That’s right, I voted FDP. Although the FDP is not so strongly represented in the Upper Valais. They shouldn’t call themselves freisinnig [free-thinking], but just freie [free] democrats. My father and one of my brothers were in the FDP, the other brother was CVP. I personally have never been involved in party politics.

You meet presidents all over the world. What do you think of our Federal Council by comparison?
I think our president is wonderful.

President of the Federal Council Micheline Calmy-Rey?
Ms Calmy Rey delivered a very good opening address at the FIFA Congress in June. I regard her very highly, just as I do her predecessor. Ms Leuthard came to the FIFA World Cup™ in South Africa and organised a reception at the Swiss embassy in Pretoria in honour of the FIFA President. I received a visit from another football enthusiast, Urs Wyss, and his lovely wife.

State Councillor Pascale Bruderer Wyss?

Precisely. I wrote her a letter of congratulations on her election and on the birth of her daughter Juliana.

Switzerland is internationally exposed with regard to taxation and fiscal matters. Do you agree with this?
The Swiss sometimes create problems which other countries do not even notice. I visit a great many countries and Switzerland has an excellent image on all continents.

You have high praise for Doris Leuthard. There are voices in parliament calling for Leuthard to represent Switzerland as Foreign Minister. Particularly in these hard times.
Do I detect a loaded question? (He laughs.)

No, not at all.

Doris Leuthard is a very elegant and charming personality who does an outstanding job of representing Switzerland. However, we will have to wait on the elections for the Federal Council.

Is the SVP entitled to a second seat?
I would prefer not to comment on that.

Should Switzerland organise a major sporting event again?
Switzerland has already had EURO 2008.

That’s true. But now Davos and St. Moritz want to host the Olympic Winter Games in Switzerland. Do you think the Games are a realistic project for Switzerland?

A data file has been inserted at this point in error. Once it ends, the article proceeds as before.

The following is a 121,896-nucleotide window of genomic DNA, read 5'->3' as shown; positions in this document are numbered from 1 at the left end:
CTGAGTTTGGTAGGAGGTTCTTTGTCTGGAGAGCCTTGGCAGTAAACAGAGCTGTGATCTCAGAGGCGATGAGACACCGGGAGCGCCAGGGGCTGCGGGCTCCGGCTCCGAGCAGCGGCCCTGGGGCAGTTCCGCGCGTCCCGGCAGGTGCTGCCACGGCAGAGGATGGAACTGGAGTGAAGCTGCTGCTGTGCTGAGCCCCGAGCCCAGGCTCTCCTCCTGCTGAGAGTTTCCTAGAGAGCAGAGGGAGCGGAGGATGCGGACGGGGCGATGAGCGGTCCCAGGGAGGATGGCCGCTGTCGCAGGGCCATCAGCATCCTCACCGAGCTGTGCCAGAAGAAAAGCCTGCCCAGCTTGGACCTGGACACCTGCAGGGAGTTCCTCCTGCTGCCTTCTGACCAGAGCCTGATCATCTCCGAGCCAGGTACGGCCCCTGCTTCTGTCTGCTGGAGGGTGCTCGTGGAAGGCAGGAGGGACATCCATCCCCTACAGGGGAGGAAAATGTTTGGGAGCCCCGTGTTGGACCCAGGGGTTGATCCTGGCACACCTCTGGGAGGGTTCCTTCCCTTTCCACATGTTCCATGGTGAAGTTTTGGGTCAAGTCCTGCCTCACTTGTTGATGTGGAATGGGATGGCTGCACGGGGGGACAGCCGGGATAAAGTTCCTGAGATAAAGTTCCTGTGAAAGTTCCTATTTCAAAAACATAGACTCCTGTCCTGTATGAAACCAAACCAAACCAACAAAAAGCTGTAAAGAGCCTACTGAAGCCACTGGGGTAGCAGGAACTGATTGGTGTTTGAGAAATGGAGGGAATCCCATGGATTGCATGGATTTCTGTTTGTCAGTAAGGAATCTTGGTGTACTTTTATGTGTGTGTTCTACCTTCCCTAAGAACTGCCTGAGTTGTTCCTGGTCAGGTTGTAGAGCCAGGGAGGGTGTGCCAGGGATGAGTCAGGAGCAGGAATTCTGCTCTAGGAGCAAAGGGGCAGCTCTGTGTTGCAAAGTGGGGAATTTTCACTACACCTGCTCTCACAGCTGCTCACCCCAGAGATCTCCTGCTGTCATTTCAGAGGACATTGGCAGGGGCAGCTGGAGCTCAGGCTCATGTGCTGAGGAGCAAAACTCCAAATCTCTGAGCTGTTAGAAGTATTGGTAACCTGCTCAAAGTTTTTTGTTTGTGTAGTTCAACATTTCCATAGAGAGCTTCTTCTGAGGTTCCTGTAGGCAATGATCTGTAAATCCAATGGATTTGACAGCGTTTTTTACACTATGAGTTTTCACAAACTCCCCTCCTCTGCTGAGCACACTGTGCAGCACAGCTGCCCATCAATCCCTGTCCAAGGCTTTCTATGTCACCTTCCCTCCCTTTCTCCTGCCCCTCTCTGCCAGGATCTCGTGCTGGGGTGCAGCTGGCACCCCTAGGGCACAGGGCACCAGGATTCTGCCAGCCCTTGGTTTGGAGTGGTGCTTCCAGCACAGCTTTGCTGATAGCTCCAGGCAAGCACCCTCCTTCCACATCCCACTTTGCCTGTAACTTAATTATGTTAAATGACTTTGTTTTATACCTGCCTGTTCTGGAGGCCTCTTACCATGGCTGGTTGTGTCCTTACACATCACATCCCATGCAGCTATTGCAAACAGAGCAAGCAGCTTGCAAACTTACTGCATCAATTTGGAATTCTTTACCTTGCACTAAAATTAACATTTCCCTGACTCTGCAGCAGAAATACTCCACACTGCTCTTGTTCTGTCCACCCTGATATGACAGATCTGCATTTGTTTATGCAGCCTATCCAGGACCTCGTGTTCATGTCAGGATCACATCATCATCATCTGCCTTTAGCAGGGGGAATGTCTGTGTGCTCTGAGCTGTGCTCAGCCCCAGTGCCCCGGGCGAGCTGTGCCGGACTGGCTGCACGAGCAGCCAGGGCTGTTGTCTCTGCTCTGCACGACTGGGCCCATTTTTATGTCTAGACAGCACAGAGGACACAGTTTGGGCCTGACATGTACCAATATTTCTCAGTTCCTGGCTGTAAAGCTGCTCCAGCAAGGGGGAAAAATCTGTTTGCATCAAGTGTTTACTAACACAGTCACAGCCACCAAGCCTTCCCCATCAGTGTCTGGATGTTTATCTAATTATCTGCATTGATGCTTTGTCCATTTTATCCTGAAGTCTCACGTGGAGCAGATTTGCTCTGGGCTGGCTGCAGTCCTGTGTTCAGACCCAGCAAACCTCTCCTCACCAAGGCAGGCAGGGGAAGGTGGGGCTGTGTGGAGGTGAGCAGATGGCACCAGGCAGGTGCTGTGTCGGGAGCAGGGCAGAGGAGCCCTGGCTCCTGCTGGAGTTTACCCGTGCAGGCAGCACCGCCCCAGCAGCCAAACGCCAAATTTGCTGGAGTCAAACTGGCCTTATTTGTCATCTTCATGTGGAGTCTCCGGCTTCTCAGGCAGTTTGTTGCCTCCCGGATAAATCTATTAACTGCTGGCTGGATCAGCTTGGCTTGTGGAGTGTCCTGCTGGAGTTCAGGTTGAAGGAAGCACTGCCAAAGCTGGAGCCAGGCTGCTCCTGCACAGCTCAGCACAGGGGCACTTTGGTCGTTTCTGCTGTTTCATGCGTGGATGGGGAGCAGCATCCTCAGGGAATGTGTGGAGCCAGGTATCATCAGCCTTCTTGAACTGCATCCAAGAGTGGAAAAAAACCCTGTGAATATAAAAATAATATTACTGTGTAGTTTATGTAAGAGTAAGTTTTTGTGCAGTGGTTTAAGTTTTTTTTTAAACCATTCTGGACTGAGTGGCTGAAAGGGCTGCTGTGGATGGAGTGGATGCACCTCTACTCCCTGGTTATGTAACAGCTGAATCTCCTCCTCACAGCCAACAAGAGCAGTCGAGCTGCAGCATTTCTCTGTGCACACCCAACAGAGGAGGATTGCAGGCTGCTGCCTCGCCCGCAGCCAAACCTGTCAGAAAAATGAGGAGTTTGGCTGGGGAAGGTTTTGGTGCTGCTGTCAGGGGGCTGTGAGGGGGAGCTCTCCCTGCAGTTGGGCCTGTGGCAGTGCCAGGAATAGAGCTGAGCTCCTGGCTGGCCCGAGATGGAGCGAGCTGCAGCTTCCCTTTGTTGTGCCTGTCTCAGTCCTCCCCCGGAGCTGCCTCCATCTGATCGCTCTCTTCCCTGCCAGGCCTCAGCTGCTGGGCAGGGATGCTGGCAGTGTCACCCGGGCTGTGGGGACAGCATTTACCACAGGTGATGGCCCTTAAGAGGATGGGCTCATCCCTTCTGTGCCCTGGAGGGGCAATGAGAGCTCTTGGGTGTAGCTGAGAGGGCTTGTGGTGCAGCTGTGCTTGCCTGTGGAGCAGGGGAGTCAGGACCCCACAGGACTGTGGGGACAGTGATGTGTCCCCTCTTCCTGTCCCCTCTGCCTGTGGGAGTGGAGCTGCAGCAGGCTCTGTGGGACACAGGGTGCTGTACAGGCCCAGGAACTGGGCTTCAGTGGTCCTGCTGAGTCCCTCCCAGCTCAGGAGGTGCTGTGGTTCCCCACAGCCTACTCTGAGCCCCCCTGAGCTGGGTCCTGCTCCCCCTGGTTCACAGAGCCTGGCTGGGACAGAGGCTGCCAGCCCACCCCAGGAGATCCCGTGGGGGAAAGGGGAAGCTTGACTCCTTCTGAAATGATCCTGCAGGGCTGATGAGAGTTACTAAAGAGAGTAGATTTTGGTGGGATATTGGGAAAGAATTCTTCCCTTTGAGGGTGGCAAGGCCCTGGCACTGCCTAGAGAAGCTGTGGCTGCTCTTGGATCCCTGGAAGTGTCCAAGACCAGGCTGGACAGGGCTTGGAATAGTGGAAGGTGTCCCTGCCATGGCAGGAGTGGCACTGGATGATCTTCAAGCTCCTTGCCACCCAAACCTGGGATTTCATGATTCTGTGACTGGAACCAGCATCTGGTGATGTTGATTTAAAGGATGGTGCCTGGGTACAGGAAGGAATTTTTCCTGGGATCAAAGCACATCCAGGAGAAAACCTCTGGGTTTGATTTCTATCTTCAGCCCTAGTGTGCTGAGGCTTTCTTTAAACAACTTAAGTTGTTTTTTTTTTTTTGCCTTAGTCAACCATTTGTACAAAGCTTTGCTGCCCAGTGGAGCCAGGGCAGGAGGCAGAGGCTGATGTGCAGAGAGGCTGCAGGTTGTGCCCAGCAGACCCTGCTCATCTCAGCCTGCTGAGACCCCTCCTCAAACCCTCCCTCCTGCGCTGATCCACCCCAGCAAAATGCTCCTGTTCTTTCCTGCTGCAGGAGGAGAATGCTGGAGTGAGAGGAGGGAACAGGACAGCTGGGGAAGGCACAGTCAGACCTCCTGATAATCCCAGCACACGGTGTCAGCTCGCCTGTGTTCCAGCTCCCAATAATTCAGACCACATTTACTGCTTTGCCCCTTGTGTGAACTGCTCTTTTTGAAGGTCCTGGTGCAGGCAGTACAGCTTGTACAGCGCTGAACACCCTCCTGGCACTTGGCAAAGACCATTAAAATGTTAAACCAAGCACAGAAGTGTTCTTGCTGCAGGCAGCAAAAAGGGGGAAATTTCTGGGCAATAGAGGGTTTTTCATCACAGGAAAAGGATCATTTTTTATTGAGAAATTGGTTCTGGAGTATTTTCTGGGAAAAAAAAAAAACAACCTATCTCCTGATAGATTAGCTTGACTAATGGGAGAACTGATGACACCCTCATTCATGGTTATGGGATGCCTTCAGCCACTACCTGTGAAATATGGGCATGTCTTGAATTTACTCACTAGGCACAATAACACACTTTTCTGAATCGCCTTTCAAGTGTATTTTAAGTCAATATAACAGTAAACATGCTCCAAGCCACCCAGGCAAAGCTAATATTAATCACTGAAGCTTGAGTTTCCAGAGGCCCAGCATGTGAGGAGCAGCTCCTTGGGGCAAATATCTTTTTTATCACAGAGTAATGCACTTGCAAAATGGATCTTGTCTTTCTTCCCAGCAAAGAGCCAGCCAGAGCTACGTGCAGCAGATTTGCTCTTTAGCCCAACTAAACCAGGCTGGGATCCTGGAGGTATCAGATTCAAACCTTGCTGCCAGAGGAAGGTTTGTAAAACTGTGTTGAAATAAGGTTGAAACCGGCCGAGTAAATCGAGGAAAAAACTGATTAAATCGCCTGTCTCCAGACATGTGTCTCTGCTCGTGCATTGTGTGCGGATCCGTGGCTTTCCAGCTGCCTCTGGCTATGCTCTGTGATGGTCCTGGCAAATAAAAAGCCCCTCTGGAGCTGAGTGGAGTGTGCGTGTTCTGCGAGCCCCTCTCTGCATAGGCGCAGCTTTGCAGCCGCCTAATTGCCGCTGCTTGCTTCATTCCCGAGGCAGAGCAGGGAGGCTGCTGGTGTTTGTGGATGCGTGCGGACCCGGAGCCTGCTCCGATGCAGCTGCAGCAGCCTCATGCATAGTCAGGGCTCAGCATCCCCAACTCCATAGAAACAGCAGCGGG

Switzerland is certainly capable of staging the Winter Olympics. But they would have to be completely re-sized. The Games have taken on huge dimensions, as can be seen from the Vancouver, Sochi and Munich events. Take Vancouver for instance. If we wanted to host the Games in the Upper Valais in a similar way to how they did it in Vancouver, we would have to clear away all of the villages between Fiesch and Oberwald.

Will the IOC agree to re-sizing the Games?
No.

So the bid is unrealistic?
I don’t want to put a spanner in the works for the organisers in Grisons, but we cannot deny the huge dimensions of the Olympic Games. On the contrary, there are new candidates who want to make the Games even bigger. What Munich is offering is simply not feasible for Switzerland. We are simply too small. Sion 2006 was our last chance. It would have been a great event.

Development means learning and teaching. Even people who teach must continue to learn. It never ends.
Joseph S. Blatter on his own career.


You have been at FIFA for 37 years now.
Yes, I decided to leave the watch industry in November 1974, having been told many times I was no watchmaker. I started working at FIFA in February 1975, when it had only 11 employees. I was added as number 12, which continues to be my number even today. In those days, number 12 was a substitute. I began as a Development Officer, a role I still perform today. Development means learning and teaching. Even people who teach must continue to learn. It never ends. In those 37 years, football took a great leap forward.

Television played a key role in that.